Bill Gross wants a Fed rate hike NOW

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Bill Gross wants America's central bank to do a rate hike. Now.

Gross, the bond fund manager for Janus Capital, is very disappointed that the Federal Reserve didn't raise its key interest rate last week. Instead the Fed kept the rate at about zero -- where it has been since December 2008.

"Get off zero now!" Gross wrote in his monthly investment letter. He says he has no doubt that it would cause "Near term pain? Yes. Long term gain? Almost certainly."

Gross' opinion still holds significant weight. He co-founded Pimco, one of the largest and influential bond funds in the world.

Related: Once all powerful, Pimco is a fast fading superstar

At its height, Gross managed Pimco's signature fund that held assets of almost $300 billion.

Today, Gross manages about $1.4 billion in Janus' global unconstrained bond fund. But his opinion is still widely respected and often referred to as a "bond king."

The Fed didn't raise its key interest rate last week citing concerns about the global economy and volatile stock markets. But several Fed officials say a rate hike will happen sometime this year. The Fed has two more meetings this year where it can make a decision -- one in October, the other in December.

Related: No liftoff: Federal Reserve keeps rates near 0%

Still, some experts like Gross and even some Fed officials believed the central bank should have raised rates last week. Gross argues that a 0% interest rate hurts pension funds, takes away incentives to save and eventually suppresses economic growth.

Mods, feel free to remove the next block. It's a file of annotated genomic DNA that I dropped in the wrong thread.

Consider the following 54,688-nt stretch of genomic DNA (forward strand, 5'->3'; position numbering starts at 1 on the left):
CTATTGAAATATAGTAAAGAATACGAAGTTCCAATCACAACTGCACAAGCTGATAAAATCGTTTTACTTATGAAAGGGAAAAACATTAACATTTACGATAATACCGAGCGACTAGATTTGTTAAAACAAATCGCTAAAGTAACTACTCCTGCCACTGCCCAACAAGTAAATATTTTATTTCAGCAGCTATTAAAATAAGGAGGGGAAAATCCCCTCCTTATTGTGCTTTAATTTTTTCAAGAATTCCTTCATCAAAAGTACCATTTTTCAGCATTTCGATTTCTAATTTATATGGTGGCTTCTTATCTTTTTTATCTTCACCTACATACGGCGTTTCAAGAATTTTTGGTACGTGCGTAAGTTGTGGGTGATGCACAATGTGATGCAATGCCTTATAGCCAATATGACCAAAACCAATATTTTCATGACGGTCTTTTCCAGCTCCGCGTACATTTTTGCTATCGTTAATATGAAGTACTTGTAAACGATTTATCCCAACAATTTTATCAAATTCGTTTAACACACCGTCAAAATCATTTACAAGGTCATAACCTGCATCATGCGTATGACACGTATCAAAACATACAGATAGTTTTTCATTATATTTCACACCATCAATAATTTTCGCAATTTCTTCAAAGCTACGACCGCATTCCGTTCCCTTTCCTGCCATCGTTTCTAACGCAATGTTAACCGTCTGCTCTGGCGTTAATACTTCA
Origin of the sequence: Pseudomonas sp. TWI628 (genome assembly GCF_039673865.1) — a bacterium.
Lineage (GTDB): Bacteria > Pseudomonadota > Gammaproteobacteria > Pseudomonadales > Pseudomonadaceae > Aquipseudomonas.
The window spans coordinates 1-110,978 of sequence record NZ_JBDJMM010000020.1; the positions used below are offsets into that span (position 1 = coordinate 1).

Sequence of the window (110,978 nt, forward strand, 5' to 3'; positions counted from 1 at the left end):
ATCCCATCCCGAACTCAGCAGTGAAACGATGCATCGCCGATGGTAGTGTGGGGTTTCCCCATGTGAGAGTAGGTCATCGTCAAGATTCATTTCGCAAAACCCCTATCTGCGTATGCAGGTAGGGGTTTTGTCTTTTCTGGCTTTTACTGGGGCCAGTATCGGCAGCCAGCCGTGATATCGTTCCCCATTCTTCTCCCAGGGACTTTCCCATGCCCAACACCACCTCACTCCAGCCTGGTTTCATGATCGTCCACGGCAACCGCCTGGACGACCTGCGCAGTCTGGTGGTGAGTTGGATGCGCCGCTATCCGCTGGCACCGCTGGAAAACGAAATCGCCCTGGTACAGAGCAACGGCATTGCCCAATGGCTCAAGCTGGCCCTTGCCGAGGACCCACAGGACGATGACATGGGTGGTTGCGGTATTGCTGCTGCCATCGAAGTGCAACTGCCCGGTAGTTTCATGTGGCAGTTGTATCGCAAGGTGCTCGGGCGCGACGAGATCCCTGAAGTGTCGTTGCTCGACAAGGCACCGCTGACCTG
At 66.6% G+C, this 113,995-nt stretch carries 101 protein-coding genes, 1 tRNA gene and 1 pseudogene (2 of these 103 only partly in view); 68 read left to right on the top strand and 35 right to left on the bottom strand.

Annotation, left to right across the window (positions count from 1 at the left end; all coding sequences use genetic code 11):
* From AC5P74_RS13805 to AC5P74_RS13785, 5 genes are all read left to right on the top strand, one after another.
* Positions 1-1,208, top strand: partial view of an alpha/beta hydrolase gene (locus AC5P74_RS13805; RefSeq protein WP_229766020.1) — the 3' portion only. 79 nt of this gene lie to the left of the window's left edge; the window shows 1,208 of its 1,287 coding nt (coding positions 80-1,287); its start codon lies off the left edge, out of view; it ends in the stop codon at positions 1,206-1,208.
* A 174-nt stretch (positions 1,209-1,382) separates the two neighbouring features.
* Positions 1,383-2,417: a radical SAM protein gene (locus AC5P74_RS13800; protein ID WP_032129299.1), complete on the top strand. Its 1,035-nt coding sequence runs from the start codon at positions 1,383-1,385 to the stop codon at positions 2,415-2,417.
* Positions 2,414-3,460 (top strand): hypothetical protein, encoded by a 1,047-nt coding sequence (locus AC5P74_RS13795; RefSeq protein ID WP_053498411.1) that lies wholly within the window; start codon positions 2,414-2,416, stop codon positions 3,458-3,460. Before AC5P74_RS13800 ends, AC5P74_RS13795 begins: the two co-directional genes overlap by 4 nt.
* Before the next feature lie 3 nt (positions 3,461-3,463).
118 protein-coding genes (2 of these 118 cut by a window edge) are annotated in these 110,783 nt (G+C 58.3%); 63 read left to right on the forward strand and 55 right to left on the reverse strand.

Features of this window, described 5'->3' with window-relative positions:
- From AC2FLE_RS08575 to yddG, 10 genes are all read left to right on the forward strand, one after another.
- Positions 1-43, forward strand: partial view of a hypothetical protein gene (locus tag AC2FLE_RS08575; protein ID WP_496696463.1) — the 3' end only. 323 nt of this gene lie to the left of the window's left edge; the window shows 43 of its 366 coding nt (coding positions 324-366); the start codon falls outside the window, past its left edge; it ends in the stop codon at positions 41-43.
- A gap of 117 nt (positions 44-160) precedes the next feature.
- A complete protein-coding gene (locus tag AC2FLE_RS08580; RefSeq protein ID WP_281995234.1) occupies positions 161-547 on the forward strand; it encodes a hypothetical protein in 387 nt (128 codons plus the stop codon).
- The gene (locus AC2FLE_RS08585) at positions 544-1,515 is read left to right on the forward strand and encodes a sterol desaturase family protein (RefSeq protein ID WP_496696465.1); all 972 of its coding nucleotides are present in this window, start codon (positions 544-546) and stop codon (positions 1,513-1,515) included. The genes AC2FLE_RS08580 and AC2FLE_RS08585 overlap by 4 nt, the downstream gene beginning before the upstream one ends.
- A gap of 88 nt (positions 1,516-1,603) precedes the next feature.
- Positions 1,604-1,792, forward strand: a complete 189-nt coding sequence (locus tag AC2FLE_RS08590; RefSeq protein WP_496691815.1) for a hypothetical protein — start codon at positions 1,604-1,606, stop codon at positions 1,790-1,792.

The Fed lowered rates to zero at the height of the financial crisis in 2008. It was an emergency action to rejuvenate the economy and the collapsed housing market.

Now with a much better economy, some on Main Street and Wall Street are fed up with the Fed's inaction.

Gross, who is known for his colorful quotes, said ordinary Americans with 401(k)s are behind hurt by the low-interest rate environment.

"They are on a revolving spit, being slowly cooked alive while central bankers focus on their Taylor models and fight non-existent inflation," Gross wrote, referring to an economic model that sways monetary policy.

Gross grabbed headlines a year ago when he departed from Pimco. Since then, investors have taken money out of Pimco's key bond fund at a rapid pace.

Gross stayed true to his character with an adamant piece of advice for the Fed.

"Get off zero and get off quick," Gross wrote.

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